The dough was very easy to work with and roll out. Since it is milk-based, the yeast needs a bit more time to rise with 2 hours in the beginning and another 30 minutes after forming.
I rolled the dough into a thin rectangle and cut it into 4 equal pieces. You want the dough thin enough to easily roll and shape, but not so thin that it will tear. Any weak spots may cause the filling to burst through during baking. Top the pastries with egg yolk to create a golden topping.
Evan isn’t fond of sweets and pastries in general, so I never had to worry about him sneaking a bite or two while I was photographing. Claire is quite a different story. After getting everything set up and taking a few shots, Evan needed my assistance briefly in another room. I was gone maybe 10-20 seconds and returned to find Claire sitting right in the middle of the set-up and helping herself. She was even sweet enough to offer me a piece.
Meitschibei (Swiss Hazelnut Horseshoe Pastries)
Adapted from Swiss Milk
10 grams (2 1/2 teaspoons) active dried yeast
100 milliliters (scant 1/2 cup) lukewarm milk, 105-115 degrees F
300 grams (2 3/4 cups) all-purpose flour
30 grams (2 tablespoons) granulated sugar
1/4 teaspoon salt
75 grams (5 1/2 tablespoons) unsalted butter, melted
300 grams toasted and finely chopped/ground hazelnuts
150 grams (1 1/4 cups) powdered sugar
1/2 teaspoon ground cinnamon
Zest of 1 orange
20 grams (2 tablespoons) unsalted butter, melted
60 milliliters (1/4 cup) water
1 egg, divided
To make the dough: In a small bowl, sprinkle yeast over lukewarm milk, stirring to combine. Allow to sit until frothy, 5-10 minutes.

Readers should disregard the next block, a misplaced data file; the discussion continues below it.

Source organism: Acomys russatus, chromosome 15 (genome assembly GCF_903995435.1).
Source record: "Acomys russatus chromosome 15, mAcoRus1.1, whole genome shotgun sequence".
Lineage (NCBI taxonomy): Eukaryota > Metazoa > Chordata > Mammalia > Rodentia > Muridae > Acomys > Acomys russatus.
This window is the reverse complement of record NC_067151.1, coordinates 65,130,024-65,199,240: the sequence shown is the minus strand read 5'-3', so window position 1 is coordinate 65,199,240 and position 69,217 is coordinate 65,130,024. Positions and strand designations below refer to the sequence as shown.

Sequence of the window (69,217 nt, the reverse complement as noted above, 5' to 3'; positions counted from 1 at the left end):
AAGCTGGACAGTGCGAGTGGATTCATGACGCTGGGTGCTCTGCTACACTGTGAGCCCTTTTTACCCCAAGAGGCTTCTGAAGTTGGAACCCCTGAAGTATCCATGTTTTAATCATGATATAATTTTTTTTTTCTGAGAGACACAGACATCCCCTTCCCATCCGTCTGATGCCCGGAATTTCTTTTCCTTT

In a large bowl, combine the flour, sugar, and salt. Mix in the butter and yeast with milk until dough comes together. On a lightly floured surface, knead until smooth and elastic. If too dry, add a little more milk. If too sticky, add a little more water. Oil a large bowl and add the dough, turning to coat. Cover with plastic or a towel and allow to rise until doubled, about 1 hour.
Punch the dough down and cover again, allowing to rise for another hour.
To prepare the filling: In a large bowl, mix together the hazelnuts, powdered sugar, cinnamon, orange zest, and melted butter. Stir in enough water to just bring the mixture together. Divide the filling into 4 equal sections.
Line two baking sheets with parchment or lightly grease.
On a lightly floured surface, roll the dough into a thin rectangle about 20 inches long and 8 inches wide. Slice into 4 equal pieces each about 10 inches across and 4 inches wide.
Spread 1/4 of the filling over one of the rectangles, leaving a border around the edges. Brush the edges with egg white. Starting at the long side closest to you, roll up the pastry, sealing the seam and edges. Gently stretch the enclosed rope and fold to form a horseshoe. Place on prepared baking sheet. Repeat with remaining rectangles and filling. Lightly cover with kitchen towels and allow to rest for 30 minutes.
Preheat oven to 350 degrees F. Brush the tops of the pastries with egg yolk. Bake in preheated oven until golden on the tops, 15-20 minutes. Serve warm or at room temperature.